By Dr. Hasim Turker
As in many other respects, 2020 was a very turbulent year in the context of great power rivalry and transatlantic relations. The most striking examples in this context were the COVID-19 pandemic, US-China great power rivalry, and the end of the turbulent Trump era with the elections in the U.S. Troubled relations between the United States and the EU continued during this period as well, which culminated in a new development that could further strain the relationship: the signing of the EU-China Comprehensive Agreement on Investment (CAI) in the last days of 2020.
Negotiations for the agreement took nearly seven years, and there were intense discussions between the EU Commission and top Chinese officials throughout 2020. In the last days of the year, a decision was made to go ahead with the agreement. Germany’s Chancellor Angela Merkel, acting as EU term president, and Chinese President Xi reportedly pressed to close the agreement. But there is an important nuance here: the agreement has not been actually been signed yet, as the negotiations took place via video conferencing. And for the agreement to come into force, ratification by all EU member states as well as the consent of the EU Parliament is necessary.
It is clear that this process will be quite painful and there is a good chance that it could fail. In fact, it is even possible to go further and claim that Germany is betting on this possibility.
So why has Germany followed such a path? There are three reasons: First of all, Germany is heavily dependent on its trade with China. It was its trade with China that saved Germany from the global financial crisis in 2008. Moreover, trade with China is still highly significant to Germany today, with trade volumes of around 250 billion dollars. Secondly, Germany and to a large extent France, have been particularly uncomfortable with the European Union being treated as a second-tier power by the United States under the Trump administration. Brexit has been the last straw in this context. The message given to the United States with the agreement was that Europe is far more important than the United States thought, and that the EU cannot be ignored. Finally, with the CAI agreement, China has also been warned about the importance of Europe within the scope of great power competition.
At this point, it is necessary to draw attention to the race between France and Germany in order to become the dominant power in the EU after Brexit. With Brexit, France has become the EU’s sole nuclear power and its most powerful one in terms of conventional forces as well. France’s historical approach to European autonomy is a well-known phenomenon. Trump’s unilateral policies and his refusal to take Europe into account enabled France to draw Germany to its side within the scope of European autonomy. However, with the election of Biden, Germany is expected to return to its traditional approach in the context of transatlantic relations. This has been made clear in speeches by the German Defense Minister, Annegret Kramp-Karrenbauer. Kramp-Karrenbauer emphasized that an autonomous capacity in military and political matters can strengthen Europe’s hand within the context of existing transatlantic ties with the United States. She also added that Europe could not provide nuclear deterrence without the US nuclear umbrella. The main reason for this approach is to prevent France from taking the helm of the European Union in the absence of the balance provided by the United Kingdom. The struggle of these two powers to gain the leadership of Europe lies at the root of many problems in European history. It was the presence of the United States in the continent after the Second World War that kept these two powers from any conflict. The US presence has been also the most essential factor in Europe’s welfare today. For this reason, the US presence in the continent and the continuation of the transatlantic relationship have been of vital importance for Germany.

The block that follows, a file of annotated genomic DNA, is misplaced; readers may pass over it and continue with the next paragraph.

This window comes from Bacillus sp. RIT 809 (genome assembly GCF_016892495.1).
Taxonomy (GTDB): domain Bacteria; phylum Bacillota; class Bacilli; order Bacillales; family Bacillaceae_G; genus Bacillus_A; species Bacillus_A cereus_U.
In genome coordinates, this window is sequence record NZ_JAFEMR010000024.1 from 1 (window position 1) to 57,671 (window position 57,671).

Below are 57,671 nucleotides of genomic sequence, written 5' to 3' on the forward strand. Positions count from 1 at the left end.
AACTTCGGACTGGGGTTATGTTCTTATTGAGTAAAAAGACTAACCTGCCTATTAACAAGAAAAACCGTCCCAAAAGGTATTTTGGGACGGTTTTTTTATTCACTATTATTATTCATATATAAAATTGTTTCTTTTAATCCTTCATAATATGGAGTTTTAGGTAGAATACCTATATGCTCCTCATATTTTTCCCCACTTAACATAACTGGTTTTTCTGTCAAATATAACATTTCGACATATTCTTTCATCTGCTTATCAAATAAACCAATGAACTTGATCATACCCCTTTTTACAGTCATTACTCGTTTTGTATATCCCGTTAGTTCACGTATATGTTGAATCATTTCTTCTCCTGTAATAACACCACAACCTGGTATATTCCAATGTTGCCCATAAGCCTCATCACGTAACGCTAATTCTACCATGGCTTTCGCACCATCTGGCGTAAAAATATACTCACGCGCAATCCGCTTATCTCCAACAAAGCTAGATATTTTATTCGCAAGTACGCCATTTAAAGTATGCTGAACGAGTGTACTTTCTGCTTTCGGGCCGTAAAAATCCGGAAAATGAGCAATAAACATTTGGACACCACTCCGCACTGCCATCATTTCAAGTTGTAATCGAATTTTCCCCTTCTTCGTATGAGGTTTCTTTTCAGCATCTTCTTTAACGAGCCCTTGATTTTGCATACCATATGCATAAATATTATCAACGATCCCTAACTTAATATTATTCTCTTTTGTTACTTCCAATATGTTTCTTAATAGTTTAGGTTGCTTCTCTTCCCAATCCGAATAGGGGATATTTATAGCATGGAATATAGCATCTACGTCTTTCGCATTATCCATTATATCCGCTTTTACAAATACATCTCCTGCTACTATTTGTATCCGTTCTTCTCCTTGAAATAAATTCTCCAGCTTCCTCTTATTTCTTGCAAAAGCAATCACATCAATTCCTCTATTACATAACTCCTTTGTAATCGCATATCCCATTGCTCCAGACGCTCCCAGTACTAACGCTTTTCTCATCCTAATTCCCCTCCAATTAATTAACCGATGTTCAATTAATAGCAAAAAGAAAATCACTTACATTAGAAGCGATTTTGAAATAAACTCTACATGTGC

Against France’s clear military superiority, Germany has undoubted economic superiority. The economic locomotive of the European Union, so to speak, is Germany. Germany needs China and Asian economies to maintain this superiority. In this context, it does not hesitate to oppose any attempt that will jeopardize its commercial relations with China. In this respect, the attempts of the United States to cut off trade relations with China altogether cannot find any support from Germany. However, Germany also looks for ways to balance the assertive and aggressive attitude of Xi Jinping’s China. For this reason, it wants to use its relationship with the United States as leverage against China as well.
When all these elements come together, it is an indisputable fact that Germany is in a very delicate position. In fact, the CAI agreement itself is a consequence created by such a balance. Germany forced the conclusion of such an agreement for the sake of not spoiling its relations with China, and it has restored confidence in China. On the other hand, the message was given to the United States, especially to the incoming Biden administration, that Europe is an important power that cannot be ignored. Nobody will be able to blame Germany if the agreement is not implemented due to an EU member state refusing to ratify it. This means that Europe, and Germany, holds some serious leverage against the United States as well as China.
Looking ahead, both great powers will have to play the game by taking Europe into account. In fact, the European Union, and especially Germany, could gain a crucial position in playing a balancing role that will keep the great power rivalry between the US and China from getting out of hand. Hopefully the result will be a more balanced and stable global order. Such will be one of the most important tasks of the new administrations in the United States and Germany in the coming period.
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